Investigation Into Malaysia Airlines Crash in Ukraine Faces Daunting Challenges


Andy Pasztor And Jon Ostrower
Wall Street Journal
July 17, 2014

Investigators looking into the downing of Malaysia Airlines Flight 17 face a series of unusually daunting challenges—from accessing the crash scene in the first place to taking possession of the plane’s “black boxes”—that raise questions about whether any probe will be widely considered credible.

The crash site is in territory held by rebels, not controlled by the central government in Kiev. It is unclear the extent of cooperation between the two over access for international investigators who typically flock to the scene, sometimes within hours of a plane going down on land.

Ukraine officials have also said the rebels have taken possession of the plane’s data and cockpit recorders, or black boxes, complicating any attempt by international investigators to take possession of this equipment—one of the most important elements of any aircraft crash probe.

Examiners need first to physically examine the remnants of the plane—scattered across miles of rugged terrain in the middle of a war zone—before they would be able to determine definitively whether they investigate the disaster as an accident or a hostile action, or both. U.S. intelligence agencies have determined the plane was hit by a surface-to-air missile but are split on where it came from, Russia or Ukraine, according to American officials.

Still, depending on what the physical evidence reveals and how much information can be gleaned from the flight data and cockpit voice recorders, investigators can only then decide basic first steps, such as which agency will be in charge of the probe. At that point, they also will have to decide about whether dramatically different rules and procedures governing criminal investigations or civilian air crashes will apply.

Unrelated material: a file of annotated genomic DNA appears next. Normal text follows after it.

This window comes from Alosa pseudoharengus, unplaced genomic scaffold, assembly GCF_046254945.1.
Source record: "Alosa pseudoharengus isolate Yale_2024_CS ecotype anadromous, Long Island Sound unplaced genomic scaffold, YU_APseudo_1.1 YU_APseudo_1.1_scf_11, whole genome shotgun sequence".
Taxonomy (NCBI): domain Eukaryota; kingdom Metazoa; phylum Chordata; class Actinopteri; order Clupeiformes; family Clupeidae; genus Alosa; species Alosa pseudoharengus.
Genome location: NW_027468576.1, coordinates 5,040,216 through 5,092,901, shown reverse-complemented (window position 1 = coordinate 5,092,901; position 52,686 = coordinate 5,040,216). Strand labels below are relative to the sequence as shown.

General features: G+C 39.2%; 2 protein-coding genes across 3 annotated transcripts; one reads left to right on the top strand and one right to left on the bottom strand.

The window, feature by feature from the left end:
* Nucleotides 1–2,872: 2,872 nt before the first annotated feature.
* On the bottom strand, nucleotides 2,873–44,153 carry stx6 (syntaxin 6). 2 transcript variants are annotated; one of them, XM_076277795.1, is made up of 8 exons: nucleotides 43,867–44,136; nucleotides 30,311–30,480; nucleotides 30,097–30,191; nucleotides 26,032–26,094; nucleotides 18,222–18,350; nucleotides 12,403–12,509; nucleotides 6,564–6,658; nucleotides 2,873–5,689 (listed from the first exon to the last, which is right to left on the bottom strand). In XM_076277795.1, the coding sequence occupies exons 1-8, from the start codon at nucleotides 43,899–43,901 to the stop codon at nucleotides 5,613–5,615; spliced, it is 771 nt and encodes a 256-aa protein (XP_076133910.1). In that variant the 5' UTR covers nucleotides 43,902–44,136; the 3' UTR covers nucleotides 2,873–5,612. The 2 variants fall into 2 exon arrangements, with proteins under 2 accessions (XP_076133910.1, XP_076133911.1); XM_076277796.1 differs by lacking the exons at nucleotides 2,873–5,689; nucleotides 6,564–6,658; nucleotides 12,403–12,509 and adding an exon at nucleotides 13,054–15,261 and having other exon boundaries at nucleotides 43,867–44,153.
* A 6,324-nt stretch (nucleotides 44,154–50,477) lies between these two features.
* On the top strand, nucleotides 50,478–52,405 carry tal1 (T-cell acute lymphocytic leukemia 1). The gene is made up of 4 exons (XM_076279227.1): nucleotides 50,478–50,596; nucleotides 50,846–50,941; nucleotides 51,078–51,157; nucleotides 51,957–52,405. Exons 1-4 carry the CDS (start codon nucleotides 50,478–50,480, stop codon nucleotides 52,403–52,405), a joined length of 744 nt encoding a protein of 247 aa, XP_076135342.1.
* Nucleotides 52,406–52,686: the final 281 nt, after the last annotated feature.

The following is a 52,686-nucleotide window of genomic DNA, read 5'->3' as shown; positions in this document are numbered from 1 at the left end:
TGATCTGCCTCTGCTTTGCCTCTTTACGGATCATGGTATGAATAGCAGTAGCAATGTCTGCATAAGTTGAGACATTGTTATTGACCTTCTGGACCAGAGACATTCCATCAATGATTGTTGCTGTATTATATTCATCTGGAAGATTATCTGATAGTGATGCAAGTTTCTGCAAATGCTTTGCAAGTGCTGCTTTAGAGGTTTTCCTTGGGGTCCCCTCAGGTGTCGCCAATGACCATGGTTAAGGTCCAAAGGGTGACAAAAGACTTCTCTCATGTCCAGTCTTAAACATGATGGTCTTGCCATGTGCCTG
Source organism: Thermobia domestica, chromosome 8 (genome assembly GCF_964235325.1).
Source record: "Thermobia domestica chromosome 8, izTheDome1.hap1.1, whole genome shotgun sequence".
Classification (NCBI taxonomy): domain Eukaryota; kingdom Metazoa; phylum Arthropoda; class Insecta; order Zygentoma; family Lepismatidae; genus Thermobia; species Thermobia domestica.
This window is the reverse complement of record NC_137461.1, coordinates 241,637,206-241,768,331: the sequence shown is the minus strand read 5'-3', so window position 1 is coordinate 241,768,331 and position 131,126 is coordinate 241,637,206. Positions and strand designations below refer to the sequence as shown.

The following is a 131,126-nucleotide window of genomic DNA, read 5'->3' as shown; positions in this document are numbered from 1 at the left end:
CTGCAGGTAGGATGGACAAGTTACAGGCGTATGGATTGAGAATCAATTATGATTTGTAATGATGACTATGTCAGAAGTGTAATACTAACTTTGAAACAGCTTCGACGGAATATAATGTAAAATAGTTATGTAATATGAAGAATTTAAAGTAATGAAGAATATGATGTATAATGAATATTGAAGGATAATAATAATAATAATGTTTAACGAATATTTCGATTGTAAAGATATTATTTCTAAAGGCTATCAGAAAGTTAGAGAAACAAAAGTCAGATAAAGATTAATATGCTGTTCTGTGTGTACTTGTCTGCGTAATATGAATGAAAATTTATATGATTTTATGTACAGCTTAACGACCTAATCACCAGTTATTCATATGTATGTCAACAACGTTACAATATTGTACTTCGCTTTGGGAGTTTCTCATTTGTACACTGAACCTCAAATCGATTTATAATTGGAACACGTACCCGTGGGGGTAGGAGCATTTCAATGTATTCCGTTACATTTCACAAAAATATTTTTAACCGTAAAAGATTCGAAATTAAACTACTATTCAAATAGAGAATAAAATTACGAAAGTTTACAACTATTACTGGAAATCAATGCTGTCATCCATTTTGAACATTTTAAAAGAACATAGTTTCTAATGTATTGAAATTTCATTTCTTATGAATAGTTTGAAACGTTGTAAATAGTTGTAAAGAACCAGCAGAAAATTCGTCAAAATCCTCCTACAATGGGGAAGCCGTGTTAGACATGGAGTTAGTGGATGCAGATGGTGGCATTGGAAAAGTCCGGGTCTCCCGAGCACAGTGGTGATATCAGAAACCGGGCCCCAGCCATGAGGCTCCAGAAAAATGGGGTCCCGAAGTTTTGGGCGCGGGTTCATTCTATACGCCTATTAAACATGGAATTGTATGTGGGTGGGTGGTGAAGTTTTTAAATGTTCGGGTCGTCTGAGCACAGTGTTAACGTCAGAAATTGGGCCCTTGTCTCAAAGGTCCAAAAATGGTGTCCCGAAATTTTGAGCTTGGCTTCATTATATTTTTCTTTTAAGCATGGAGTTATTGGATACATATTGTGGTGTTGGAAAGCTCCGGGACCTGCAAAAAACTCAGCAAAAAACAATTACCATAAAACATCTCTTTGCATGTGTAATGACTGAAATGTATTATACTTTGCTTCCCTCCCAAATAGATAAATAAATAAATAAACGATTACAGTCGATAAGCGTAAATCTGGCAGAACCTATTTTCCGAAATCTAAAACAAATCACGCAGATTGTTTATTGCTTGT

Another complicating factor is what appears to be widespread contamination of the crash site. Some video and photos of the site show it being combed over by rescue workers, and what appear to be rebel fighters, media and civilians. Ukrainian officials said late Thursday they believe the plane’s black boxes were in the hands of rebels, and they feared could be transferred to Russia where they might be tampered with.

Earlier Thursday, Ukraine’s president Petro Poroshenko called for an immediate investigation into the downing of the aircraft. Malaysian Prime Minister Najib Razak later said a full and independent investigation would be undertaken, and that Ukrainian authorities would negotiate with rebels to create a “humanitarian corridor” free of fighting to the crash site.

Konstantin Knyrik, a separatist spokesman for a group called the South East Front, told the Interfax news agency that the rebels had located the black boxes for the Boeing 777 on the site of the accident. He said law-enforcement officials from the Donetsk region who had sided with the rebels were working on the matter. “They will engage in documentation and investigation of the incident,” he told Interfax.

At this point, everyone needs to be concerned about “who is going to properly protect the evidence and do the job of handling the bodies,” said James Hall, a former chairman of the National Transportation Safety Board.